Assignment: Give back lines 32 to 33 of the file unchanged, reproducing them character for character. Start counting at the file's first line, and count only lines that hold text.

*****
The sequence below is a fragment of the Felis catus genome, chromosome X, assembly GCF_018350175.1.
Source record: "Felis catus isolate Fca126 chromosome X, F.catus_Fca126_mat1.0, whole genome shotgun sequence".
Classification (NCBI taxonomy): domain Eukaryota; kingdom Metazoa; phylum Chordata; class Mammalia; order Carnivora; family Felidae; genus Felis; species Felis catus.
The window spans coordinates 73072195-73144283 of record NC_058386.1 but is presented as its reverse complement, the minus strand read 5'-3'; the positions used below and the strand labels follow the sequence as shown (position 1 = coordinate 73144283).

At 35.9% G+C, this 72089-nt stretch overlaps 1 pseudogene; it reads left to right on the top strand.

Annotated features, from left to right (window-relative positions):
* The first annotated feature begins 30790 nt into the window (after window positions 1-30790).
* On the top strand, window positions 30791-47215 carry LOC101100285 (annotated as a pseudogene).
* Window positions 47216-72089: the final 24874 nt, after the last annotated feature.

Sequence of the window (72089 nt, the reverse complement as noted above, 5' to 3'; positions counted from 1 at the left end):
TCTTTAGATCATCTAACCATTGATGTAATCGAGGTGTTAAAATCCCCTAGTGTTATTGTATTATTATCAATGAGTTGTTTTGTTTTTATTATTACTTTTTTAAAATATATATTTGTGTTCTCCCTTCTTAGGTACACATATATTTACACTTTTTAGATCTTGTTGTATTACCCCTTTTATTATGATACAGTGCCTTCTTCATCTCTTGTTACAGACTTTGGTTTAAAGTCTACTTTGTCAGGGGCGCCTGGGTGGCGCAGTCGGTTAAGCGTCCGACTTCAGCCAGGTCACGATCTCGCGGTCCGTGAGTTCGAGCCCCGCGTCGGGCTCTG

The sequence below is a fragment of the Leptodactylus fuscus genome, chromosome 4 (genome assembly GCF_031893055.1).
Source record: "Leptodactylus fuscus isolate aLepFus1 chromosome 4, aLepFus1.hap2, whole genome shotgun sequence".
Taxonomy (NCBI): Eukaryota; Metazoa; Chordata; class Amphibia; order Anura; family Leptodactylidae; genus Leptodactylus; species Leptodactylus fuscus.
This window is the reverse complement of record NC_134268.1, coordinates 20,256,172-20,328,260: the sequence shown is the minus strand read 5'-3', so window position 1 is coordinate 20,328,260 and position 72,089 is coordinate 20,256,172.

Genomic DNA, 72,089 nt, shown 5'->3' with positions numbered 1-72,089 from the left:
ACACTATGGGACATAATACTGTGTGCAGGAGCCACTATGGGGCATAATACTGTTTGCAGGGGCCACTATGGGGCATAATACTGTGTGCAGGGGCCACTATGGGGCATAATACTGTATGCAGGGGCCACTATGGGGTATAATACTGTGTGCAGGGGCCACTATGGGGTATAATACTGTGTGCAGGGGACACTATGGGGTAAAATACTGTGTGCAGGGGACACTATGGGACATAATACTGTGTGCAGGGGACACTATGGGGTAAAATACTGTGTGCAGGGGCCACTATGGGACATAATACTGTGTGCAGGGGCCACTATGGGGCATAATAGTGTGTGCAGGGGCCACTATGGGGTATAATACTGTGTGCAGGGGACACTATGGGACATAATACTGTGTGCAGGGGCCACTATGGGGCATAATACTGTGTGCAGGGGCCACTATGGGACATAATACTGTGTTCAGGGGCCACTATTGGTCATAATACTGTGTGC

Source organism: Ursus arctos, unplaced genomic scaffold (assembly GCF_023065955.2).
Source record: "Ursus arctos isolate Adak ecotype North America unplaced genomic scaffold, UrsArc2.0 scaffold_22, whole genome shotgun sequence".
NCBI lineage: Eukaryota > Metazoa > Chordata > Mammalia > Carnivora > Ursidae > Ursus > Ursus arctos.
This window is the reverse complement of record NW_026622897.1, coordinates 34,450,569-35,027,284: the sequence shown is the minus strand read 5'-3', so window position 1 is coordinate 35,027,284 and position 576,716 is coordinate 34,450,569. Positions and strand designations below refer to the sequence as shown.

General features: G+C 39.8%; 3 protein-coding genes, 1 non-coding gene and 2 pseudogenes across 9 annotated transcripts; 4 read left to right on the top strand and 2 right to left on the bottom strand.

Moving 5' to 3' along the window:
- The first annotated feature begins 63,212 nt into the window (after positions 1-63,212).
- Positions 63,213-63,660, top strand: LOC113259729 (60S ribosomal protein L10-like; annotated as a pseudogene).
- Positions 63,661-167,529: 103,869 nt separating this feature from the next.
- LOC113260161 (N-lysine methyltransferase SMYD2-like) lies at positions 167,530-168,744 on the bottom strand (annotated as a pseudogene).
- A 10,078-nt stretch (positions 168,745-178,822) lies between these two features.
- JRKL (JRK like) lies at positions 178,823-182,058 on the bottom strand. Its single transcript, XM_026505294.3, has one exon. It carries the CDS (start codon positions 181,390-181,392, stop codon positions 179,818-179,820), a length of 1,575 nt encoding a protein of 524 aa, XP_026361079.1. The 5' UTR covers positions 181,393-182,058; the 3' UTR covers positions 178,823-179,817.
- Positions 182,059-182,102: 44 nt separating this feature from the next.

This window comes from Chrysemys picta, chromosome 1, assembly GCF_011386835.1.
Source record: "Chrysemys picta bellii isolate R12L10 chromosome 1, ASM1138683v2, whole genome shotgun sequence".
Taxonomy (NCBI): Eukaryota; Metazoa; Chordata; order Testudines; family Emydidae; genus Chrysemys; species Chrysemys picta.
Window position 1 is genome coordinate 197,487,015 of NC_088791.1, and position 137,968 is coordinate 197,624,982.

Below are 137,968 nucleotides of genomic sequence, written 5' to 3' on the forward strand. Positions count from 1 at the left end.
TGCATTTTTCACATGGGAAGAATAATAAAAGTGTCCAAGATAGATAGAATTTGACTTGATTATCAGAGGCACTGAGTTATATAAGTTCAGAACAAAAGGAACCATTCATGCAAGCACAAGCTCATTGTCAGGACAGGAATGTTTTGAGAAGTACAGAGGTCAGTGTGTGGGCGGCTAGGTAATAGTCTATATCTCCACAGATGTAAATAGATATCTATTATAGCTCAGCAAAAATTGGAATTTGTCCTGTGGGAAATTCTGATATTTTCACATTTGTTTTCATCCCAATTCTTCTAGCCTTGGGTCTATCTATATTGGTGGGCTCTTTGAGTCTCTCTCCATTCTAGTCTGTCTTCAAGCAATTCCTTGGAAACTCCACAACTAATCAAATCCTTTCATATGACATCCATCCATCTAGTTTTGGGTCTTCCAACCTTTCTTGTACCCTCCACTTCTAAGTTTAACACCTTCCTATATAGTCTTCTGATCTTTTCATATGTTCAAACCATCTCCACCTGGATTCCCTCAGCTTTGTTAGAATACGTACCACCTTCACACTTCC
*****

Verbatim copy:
Source record: "Chrysemys picta bellii isolate R12L10 chromosome 1, ASM1138683v2, whole genome shotgun sequence".
Taxonomy (NCBI): Eukaryota; Metazoa; Chordata; order Testudines; family Emydidae; genus Chrysemys; species Chrysemys picta.